I also like the definition, "time is what keeps everything from happening at once". It sounds simple but it has some real ramifications. One of the things I have noticed about a number of friends when they retire is that they suddenly get busy. On more than one occasion I have heard the comment, “I don’t know how I had the time to live before I retired!” You would expect us to just be able to sit around and do nothing and wonder how to fill up our time, but for so many it seems, it is a case of “I need more time!” Maybe not everyone is like this, maybe this is just a reflection on the sort of people I so often meet. Perhaps it also reflects on the affluent age in which we live and the expectations we have of it.

I suppose another aspect of this time thing is that we don’t know how much of it we have left. I have pondered on this on these pages before, but it is a valid part of such a reflection. It won’t apply to all of us obviously, but the average length of a person’s life is increasing all the time. What is interesting is that recent research seems to suggest we are using are minds more in old age than people used to, and our minds tend to be more agile than someone of like age but say twenty years ago. Fitter, healthier, more active, more agile mind, so what can I do with the time ahead of me? Perhaps a greater fruit bearing question might be, what is stealing my time or what is wasting my time and how can I stop that? Akin to that, how can I get more value out of my time? Or, what more can I achieve with my time? If any of those questions resonate with you, it shows you are a very different person from those of your age but who lived fifty years ago.

I came across this illustration somewhere, some time back in time:

There was an expert on the subject of time management speaking to a group of business students. As he stood in front of the group of high-powered overachievers, he said, “Okay, time for a quiz.” Then he pulled out a one-gallon, wide mouthed jar and set it on a table in front of him. Then he produced about a dozen fist-sized rocks and carefully placed them, one at a time, into the jar. When the jar was filled to the top and no more rocks would fit inside, he asked, “Is this jar full?” Everyone in the class said, “Yes.”
Then he said, “Really?” He reached under the table and pulled out a bucket of gravel. Then he dumped some gravel in and shook the jar causing pieces of gravel to work themselves down into the spaces between the big rocks.
Then he smiled and asked the group once more, “Is the jar full?” By this time the class was on to him. “Probably not,” one of them said.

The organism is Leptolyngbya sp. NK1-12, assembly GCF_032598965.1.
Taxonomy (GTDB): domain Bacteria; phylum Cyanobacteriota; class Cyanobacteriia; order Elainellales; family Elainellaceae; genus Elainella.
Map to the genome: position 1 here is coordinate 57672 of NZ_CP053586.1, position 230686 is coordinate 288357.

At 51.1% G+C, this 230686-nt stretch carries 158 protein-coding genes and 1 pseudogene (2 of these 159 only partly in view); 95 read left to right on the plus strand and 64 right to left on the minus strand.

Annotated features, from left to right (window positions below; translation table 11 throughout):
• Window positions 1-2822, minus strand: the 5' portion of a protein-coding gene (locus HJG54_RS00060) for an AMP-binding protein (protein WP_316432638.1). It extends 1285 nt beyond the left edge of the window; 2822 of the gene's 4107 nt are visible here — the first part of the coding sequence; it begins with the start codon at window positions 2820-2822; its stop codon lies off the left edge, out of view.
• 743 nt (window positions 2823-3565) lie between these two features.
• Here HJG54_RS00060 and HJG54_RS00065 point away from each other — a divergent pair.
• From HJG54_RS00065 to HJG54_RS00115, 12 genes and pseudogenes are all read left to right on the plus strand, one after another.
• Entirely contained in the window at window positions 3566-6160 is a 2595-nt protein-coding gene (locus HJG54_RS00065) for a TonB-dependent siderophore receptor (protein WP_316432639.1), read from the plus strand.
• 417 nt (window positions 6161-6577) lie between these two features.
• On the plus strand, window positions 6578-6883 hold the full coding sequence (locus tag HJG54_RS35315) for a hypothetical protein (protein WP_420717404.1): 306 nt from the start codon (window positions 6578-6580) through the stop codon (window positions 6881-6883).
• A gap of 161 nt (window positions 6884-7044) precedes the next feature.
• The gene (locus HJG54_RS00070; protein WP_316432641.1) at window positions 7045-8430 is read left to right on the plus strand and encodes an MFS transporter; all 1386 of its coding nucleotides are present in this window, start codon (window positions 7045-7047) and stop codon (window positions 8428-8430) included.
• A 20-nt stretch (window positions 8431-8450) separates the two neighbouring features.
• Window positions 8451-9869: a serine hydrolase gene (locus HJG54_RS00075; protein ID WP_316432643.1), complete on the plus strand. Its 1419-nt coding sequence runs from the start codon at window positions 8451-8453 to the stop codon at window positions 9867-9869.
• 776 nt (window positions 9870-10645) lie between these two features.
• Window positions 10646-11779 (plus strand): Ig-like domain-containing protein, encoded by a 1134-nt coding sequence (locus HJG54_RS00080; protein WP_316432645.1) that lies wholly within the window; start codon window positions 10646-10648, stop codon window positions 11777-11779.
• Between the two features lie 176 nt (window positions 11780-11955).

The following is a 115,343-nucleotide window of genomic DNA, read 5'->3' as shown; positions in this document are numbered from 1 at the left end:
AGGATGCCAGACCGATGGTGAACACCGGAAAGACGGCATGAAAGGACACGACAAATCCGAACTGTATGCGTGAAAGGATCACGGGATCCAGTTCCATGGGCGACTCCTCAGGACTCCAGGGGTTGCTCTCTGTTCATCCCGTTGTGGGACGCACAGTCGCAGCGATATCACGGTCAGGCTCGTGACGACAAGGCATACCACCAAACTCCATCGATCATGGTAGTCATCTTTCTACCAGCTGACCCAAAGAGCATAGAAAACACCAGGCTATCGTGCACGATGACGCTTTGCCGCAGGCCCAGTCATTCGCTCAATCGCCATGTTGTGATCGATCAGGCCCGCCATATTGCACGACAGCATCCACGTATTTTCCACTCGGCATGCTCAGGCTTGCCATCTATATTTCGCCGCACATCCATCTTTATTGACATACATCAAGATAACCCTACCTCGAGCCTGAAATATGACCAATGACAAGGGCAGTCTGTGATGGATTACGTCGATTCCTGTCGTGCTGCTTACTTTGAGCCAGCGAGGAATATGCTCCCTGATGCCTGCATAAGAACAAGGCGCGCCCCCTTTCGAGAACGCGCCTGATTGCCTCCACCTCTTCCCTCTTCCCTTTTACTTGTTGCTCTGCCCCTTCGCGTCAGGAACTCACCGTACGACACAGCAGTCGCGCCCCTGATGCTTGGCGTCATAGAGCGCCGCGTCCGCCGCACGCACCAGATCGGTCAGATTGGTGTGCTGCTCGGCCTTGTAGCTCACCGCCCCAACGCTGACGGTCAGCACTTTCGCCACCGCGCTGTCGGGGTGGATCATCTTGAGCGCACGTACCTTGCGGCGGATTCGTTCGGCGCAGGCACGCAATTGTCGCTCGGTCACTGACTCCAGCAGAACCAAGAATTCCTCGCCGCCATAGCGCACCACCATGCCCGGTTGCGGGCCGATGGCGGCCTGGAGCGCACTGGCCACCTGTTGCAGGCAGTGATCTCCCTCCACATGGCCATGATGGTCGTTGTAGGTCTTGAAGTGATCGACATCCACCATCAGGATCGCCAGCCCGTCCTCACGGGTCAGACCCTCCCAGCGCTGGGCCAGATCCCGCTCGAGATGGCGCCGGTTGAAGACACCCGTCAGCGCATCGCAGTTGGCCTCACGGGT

“Good!” he replied. And he reached under the table and brought out a bucket of sand. He started dumping the sand in and it went into all the spaces left between the rocks and the gravel. Once more he asked the question, “Is this jar full?” “No!” the class shouted. Once again he said, “Good!” Then he grabbed a pitcher of water and began to pour it in until the jar was filled to the brim.
Then he looked up at the class and asked, “What is the point of this illustration?”
One eager beaver raised his hand and said, “The point is, no matter how full your schedule is, if you try really hard, you can always fit some more things into it!”
“No,” the speaker replied, “that’s not the point. The truth this illustration teaches us is: If you don’t put the big rocks in first, you’ll never get them in at all. What are the big rocks of your life?”
I think it’s all about priorities. Relationships? People?

As always, to finish on a lighter note, here are some light hearted quotes about time:

The best thing about the future is that it comes one day at a time.
Abraham Lincoln 

The future is something which everyone reaches at the rate of 60 minutes an hour, whatever he does, whoever he is.
C. S. Lewis 

Yesterday's the past, tomorrow's the future, but today is a gift. That's why it's called the present.
Bill Keane 

Waste your money and you're only out of money, but waste your time and you've lost a part of your life.
Michael LeBoeuf 

People who cannot find time for recreation are obliged sooner or later to find time for illness.
John Wanamaker 

Don’t regret the things you didn’t do; realise you can’t change the past but you can change today and the future.

Millions long for immortality who do not know what to do with themselves on a rainy Sunday afternoon.
Susan Ertz

Dost thou love life? Then do not squander time, for it is the stuff life is made of.
Benjamin Franklin